Indiana Geological Survey is key partner in U.S.-China Clean Energy Research Center
The Indiana Geological Survey, a research institute of Indiana University, has been chosen as one of the U.S. partners in the U.S.-China Clean Energy Research Center (CERC), an international research collaboration.
"It's a wonderful opportunity for Indiana University researchers to collaborate with leading universities, national laboratories, and corporations in both China and the U.S. to address the challenges associated with coal utilization," said John Rupp, who is leading IGS participation in the project. "Because Indiana is a highly coal-dependent state, developing these technologies is crucial to developing dependable and affordable energy."
In November 2009, presidents Barack Obama and Hu Jintao agreed to establish CERC. The center's primary purpose is to facilitate joint research, development, and commercialization of clean energy technologies for the United States and China. This collaboration will also build a foundation of knowledge, human capabilities, and relationships in mutually beneficial areas that will emphasize clean energy usage in both nations.
CERC has three components: energy efficiency, clean vehicles, and advanced coal utilization. Within the three CERC programs, the Advanced Coal Technologies Collaboration (ACTC) program, which the IGS will be most intimately involved with, will address key research tasks in support of technology associated with clean coal power generation and conversion, the development of new, low-cost capture technologies, and the development of geological sequestration practices.
The U.S.-China CERC-ACTC will advance the coal technology needed to safely, effectively, and efficiently utilize coal resources, including the ability to capture, store, and utilize emissions from coal use in both nations.
U.S. Department of Energy administrators chose West Virginia University and Huazhong University of Science and Technology to lead teams of researchers from a broad spectrum of public and private institutions. The IGS will work with geoscientists at Lawrence Livermore and Los Alamos national laboratories, the Wyoming Geological Survey, West Virginia University, the University of Kentucky, and the University of Wyoming to investigate the application of new technologies to evaluate geological carbon sequestration. The work will include a comparative assessment of storing injected carbon dioxide in a series of reservoirs in the deep subsurface of the Illinois Basin region in the United States and the Ordos basin in China.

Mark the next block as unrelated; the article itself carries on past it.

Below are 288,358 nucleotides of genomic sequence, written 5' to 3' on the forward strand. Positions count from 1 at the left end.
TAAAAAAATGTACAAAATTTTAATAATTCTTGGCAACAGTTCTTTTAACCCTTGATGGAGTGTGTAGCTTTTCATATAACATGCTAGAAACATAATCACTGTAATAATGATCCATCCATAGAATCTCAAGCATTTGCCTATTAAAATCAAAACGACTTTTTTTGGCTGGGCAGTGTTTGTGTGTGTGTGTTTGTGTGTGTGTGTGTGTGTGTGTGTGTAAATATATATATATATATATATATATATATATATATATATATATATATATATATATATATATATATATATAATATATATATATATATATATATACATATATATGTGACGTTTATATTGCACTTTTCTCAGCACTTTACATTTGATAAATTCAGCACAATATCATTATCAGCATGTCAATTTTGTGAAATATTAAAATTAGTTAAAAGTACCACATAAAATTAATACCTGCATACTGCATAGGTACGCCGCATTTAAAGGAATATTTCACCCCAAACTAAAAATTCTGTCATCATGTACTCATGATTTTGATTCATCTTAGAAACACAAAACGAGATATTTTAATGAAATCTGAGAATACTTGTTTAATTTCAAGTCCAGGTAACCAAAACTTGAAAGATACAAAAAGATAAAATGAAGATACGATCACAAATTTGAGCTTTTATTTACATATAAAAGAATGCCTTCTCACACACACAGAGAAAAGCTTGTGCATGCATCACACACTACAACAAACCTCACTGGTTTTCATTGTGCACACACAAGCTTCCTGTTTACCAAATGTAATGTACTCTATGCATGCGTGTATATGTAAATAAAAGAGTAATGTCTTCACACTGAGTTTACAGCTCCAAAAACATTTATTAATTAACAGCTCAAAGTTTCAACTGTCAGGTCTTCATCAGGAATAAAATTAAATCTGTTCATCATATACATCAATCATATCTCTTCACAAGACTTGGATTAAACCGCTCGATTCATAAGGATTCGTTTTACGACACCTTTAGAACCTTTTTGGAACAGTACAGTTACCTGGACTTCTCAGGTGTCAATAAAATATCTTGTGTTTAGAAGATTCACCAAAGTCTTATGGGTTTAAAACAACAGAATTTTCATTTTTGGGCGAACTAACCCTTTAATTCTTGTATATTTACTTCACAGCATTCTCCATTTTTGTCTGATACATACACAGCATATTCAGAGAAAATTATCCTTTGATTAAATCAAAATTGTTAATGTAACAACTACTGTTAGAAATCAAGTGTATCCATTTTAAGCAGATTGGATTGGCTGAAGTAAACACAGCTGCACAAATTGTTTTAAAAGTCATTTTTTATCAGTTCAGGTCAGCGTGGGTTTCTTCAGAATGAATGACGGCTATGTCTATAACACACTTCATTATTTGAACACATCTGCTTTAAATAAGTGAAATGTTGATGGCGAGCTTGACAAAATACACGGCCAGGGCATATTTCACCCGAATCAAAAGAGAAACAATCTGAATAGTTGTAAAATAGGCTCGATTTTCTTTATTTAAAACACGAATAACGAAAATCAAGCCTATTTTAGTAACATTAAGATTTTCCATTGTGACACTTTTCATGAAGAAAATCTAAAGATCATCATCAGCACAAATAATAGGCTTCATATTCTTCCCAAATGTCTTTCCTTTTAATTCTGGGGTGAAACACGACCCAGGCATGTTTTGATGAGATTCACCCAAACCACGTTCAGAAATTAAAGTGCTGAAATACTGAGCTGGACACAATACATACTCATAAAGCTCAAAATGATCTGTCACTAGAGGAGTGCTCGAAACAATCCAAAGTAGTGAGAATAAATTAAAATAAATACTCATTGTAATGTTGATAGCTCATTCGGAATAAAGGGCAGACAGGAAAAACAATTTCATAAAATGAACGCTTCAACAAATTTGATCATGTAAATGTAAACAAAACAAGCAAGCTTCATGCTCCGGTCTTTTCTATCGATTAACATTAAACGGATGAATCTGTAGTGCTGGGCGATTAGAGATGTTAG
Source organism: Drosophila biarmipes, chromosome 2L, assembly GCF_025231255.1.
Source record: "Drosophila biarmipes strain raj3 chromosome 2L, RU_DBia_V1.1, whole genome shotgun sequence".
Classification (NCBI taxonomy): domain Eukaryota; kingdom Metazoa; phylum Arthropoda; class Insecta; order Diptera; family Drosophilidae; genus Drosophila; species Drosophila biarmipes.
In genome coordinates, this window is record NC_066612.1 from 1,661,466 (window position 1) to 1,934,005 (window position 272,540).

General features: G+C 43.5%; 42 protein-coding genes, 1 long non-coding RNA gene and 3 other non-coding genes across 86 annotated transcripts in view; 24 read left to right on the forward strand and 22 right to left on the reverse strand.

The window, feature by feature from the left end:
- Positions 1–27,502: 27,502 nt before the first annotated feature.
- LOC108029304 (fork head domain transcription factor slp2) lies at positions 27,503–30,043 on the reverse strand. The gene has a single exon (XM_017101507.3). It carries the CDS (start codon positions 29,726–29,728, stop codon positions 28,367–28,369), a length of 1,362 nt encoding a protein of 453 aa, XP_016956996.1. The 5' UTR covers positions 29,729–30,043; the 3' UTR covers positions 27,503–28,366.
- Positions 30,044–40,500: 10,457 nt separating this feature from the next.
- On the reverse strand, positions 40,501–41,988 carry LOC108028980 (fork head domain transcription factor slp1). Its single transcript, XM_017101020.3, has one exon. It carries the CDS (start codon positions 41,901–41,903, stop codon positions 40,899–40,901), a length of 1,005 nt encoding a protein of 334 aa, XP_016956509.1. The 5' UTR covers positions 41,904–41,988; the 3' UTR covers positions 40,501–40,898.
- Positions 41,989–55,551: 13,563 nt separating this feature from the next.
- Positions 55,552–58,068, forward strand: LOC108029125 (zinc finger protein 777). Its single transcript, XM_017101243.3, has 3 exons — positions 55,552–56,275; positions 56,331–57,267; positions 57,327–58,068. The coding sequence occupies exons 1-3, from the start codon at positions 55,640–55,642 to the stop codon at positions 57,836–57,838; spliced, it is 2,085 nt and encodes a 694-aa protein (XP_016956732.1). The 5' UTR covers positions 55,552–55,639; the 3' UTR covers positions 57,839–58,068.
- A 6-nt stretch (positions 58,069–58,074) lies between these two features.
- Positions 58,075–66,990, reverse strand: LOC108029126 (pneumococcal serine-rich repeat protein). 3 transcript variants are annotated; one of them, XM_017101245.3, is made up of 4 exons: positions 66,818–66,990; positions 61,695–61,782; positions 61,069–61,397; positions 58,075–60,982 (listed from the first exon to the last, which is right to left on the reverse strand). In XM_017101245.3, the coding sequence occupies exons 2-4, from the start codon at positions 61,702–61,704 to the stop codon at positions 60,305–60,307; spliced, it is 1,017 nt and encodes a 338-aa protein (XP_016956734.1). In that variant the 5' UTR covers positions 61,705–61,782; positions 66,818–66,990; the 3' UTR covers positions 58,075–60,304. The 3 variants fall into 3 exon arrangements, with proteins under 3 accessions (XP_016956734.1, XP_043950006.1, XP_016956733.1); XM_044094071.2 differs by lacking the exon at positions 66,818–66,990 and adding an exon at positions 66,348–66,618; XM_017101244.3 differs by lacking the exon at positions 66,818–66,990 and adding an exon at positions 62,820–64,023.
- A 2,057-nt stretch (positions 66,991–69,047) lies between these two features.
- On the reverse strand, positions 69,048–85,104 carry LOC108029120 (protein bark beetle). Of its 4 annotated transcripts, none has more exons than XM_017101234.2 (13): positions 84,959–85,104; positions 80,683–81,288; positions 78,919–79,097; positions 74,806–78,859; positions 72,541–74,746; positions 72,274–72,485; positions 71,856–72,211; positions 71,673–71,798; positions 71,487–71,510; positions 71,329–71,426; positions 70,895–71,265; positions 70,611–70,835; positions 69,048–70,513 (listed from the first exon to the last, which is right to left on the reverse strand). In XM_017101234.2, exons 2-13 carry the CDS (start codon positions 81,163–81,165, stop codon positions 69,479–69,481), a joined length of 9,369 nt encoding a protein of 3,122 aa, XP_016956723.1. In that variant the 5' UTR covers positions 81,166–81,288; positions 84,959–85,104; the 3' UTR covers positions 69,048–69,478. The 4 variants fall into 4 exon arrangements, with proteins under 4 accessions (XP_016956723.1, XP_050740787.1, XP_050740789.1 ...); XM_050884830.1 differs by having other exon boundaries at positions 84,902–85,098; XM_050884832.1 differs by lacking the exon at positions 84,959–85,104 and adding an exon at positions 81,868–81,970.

Additional activities include collaborating with power-generating industries on site-specific carbon capture and sequestration projects. On these projects, representatives from both industrial and academic entities will work in a complementary manner to address the challenges associated with clean coal technologies. The results of this collaboration will be of value to coal users in both nations and the world, as the goal of de-carbonizing the electricity-generation process is pursued.
IGS Director John Steinmetz says his research institute's participation in CERC also meets a challenge put to IU scientists by their university president, Michael A. McRobbie.
"The Indiana Geological Survey is playing an important role in President McRobbie's charge to expand upon international strategic partnerships," Steinmetz said. "CERC achieves just that, and we're very pleased to contribute in this fashion. "
The Indiana Geological Survey is an applied research institution that provides objective and unbiased information about the mineral, energy, and water resources of the state. The IGS has served the people of Indiana since 1837. Established by Indiana statute in 1993 as an institution of Indiana University, the IGS is committed to providing timely and reliable earth science information through directed research, service and education.